Wednesday, December 30, 2020

It (Should Not Have) Happened In Brooklyn

The New York Appellate Division for the First Judicial Department has rejected a referee's proposed public censure of an attorney in favor of suspension

The petition alleges that respondent made offensive remarks to and about three attorneys from Brooklyn Legal Services that were his adversaries in landlord-tenant matters. Respondent admitted some of the factual allegations but denied all the charges. Respondent's law practice largely consisted of representing clients in landlord-tenant court; he was an active practitioner in Brooklyn's Housing Court and frequently litigated matters against tenants represented by attorneys from Brooklyn Legal Services.

Charge one alleges that respondent violated rule 3.3(f)(2) by engaging in undignified or discourteous conduct while appearing before a tribunal by using gender pejorative language, specifically, on January 13, 2017 respondent repeatedly referred to opposing counsel as a "bitch" in front of her clients and other witnesses in the hallway adjoining a courtroom at the Brooklyn Housing Court. Charge two relies on the same facts as charge one and states that respondent violated rule 8.4(h) by engaging in conduct that adversely reflects on his fitness as a lawyer.

The facts

The complainant testified that on January 13, 2017, she was at Brooklyn Housing Court representing tenants in a case in which respondent represented the landlord. She was in a packed hallway of the courthouse speaking with her clients and was not ready to have her case called because she needed to consult with her supervisor. Respondent, the complainant's adversary, insisted that he was going to have the case called. The complainant stated she sternly told respondent not to do it, and he said something to the effect of "Well excuse me, Ms. Boss-ma'am" and "You don't have to be a bitch about it." The complainant testified she was shocked and appalled by the use of those terms and asked respondent to repeat what was said, and he repeated "I said you are a bitch," and then called her a "bitch" loudly a few more times in front of the complainant's clients and colleagues. The complainant estimated that respondent called her a "bitch" five times. She testified that she pointed a finger at respondent but did not touch him. The Committee's witnesses confirmed her version of events, including that respondent repeated the word "bitch" when the complainant asked him what he had called her.

The complainant stated that respondent never apologized to her and that "I felt like the comments were racist like the comments were sexist, and I feel like if I was a white man, no matter what my years of experience in this practice, he would not have said that. And so, I think that my position as a young black woman enabled him to — made him feel comfortable talking down to me and in treating me like I am not too — a licensed attorney practicing in this state."

In addition, she testified that there was one occasion when she witnessed respondent refer to "her former supervisor as "Che" or "Che Guevara" outside of his presence, which shocked her.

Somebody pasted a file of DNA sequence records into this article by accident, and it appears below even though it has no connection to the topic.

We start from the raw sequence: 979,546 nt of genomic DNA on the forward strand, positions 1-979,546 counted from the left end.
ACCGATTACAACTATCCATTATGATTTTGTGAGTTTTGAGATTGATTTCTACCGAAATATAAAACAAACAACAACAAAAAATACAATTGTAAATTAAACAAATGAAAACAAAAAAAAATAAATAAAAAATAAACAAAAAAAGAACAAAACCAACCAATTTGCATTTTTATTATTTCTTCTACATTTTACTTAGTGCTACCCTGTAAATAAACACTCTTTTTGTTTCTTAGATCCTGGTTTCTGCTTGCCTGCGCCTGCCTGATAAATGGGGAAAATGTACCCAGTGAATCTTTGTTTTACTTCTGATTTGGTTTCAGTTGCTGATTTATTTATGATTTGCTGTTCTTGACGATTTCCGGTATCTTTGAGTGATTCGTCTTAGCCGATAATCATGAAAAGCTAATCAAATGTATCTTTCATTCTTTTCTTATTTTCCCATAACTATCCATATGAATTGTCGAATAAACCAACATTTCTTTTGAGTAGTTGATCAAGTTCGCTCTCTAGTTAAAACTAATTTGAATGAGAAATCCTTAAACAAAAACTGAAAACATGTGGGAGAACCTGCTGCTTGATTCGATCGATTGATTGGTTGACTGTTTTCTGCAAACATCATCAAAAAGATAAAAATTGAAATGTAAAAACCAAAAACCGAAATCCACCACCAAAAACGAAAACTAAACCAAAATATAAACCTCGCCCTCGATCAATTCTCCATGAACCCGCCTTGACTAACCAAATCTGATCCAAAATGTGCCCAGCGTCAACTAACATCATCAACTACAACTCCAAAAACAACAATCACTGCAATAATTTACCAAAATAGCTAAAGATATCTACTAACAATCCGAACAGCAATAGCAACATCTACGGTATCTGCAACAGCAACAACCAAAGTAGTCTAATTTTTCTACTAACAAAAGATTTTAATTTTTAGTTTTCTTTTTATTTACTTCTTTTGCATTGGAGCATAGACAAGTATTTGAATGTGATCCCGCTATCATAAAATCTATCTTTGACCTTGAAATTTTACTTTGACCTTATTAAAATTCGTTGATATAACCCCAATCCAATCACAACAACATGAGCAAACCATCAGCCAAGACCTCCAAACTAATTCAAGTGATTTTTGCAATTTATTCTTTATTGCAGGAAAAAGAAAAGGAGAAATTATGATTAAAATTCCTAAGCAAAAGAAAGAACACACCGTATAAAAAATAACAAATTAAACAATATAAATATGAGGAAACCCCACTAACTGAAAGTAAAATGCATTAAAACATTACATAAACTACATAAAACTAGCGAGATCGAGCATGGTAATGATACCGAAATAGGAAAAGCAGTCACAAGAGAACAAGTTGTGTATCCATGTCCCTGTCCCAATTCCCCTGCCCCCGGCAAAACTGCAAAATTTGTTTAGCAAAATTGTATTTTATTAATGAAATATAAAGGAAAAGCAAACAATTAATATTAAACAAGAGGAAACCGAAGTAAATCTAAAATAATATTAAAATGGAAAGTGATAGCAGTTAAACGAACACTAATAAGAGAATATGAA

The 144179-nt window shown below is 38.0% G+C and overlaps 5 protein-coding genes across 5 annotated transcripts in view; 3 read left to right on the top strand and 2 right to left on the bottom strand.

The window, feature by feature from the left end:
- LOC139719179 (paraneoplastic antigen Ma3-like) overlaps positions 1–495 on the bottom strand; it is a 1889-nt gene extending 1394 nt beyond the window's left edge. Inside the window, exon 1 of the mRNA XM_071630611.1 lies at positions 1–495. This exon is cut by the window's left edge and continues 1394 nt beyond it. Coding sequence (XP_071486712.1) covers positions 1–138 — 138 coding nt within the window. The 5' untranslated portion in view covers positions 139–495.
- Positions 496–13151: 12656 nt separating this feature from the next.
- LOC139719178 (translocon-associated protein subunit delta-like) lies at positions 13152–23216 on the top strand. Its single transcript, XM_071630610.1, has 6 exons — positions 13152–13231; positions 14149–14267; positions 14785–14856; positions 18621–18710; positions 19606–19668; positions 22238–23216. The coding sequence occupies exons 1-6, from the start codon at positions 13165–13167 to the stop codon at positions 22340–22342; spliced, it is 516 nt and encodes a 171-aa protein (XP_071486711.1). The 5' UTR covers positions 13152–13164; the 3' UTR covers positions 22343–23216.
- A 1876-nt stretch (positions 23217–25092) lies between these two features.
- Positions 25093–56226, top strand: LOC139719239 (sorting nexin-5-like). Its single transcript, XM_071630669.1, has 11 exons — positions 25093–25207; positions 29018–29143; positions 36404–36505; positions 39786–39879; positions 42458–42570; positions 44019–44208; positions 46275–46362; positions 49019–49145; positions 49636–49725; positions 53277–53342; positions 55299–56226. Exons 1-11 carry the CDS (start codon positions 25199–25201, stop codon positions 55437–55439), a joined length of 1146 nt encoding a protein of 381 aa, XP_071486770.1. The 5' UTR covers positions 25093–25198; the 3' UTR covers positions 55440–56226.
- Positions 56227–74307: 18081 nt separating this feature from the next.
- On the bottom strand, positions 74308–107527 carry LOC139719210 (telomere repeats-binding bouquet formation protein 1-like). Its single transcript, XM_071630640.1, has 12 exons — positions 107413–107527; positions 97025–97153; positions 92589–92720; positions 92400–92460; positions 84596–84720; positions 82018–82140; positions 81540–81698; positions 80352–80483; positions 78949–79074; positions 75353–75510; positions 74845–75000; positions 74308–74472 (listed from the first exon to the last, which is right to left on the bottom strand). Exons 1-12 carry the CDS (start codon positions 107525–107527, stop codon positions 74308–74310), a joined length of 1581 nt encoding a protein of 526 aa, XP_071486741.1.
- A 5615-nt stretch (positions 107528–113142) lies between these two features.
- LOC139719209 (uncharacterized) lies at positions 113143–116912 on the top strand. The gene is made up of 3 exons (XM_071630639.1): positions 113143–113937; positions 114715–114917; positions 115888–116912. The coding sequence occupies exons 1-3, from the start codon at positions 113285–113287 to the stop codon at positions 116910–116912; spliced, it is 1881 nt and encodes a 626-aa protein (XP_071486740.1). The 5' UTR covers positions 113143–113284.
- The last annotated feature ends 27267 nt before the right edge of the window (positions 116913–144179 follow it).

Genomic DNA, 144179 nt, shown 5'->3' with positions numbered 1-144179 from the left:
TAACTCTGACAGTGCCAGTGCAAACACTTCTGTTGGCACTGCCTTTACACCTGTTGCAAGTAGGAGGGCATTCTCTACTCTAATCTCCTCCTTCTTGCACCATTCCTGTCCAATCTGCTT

Respondent attempted to justify his actions. He stated that he only used the word "bitch" once, which is contradicted by the testimony of the witnesses who observed the incident. He implied that his behavior was warranted because the complainant became physically aggressive and poked him on the forehead with her finger about three or four times. None of the witnesses, including all six of respondent's witnesses, observed the complainant poking or making any physical contact with respondent. He had also initially stated that the complainant slapped him, but subsequently admitted that she did not, and withdrew the allegation.

The court noted a prior admonition for discourteous conduct.

In this matter, respondent repeatedly denied the scope of his wrongdoing and attempted to justify his actions. His claim that he only stated the complainant "acted like a bitch", instead of calling her one, is mere semantics. His claim that the use of the gender pejorative language was the result of the "atmosphere" in the Brooklyn Housing Court neither justifies nor excuses his actions. Respondent initially misrepresented to the Committee and the Referee that the complainant slapped or poked him, implying that her actions somehow justified his use of pejorative language.

Respondent never apologized directly to the complainant. His generalized public apology made at a May 2017 meeting of the Brooklyn Landlord and Tenant Bar -where a list compiled by female attorneys from Brooklyn Legal Services was circulated, containing sixty (60) specific references of inappropriate behavior by male attorneys, and which did not include the name of the complainant- is not an apology and is not proof of genuine remorse. Furthermore, the complainant's supervisor testified that respondent made an insincere apology to him immediately after the incident, which is further evidence of a lack of genuine remorse. Finally, respondent received an Admonition for prior similar behavior.


respondent is suspended from the practice of law for a period of three months, and until further order of this Court, and respondent is directed to engage in counseling for a period of one year, as determined and monitored by the New York City Bar Association's Lawyer Assistance Program, which must include training in anger management and on diversity, inclusion, and elimination of bias, in addition to that mandated by New York State CLE requirements.

(Mike Frisch)

Bar Discipline & Process | Permalink


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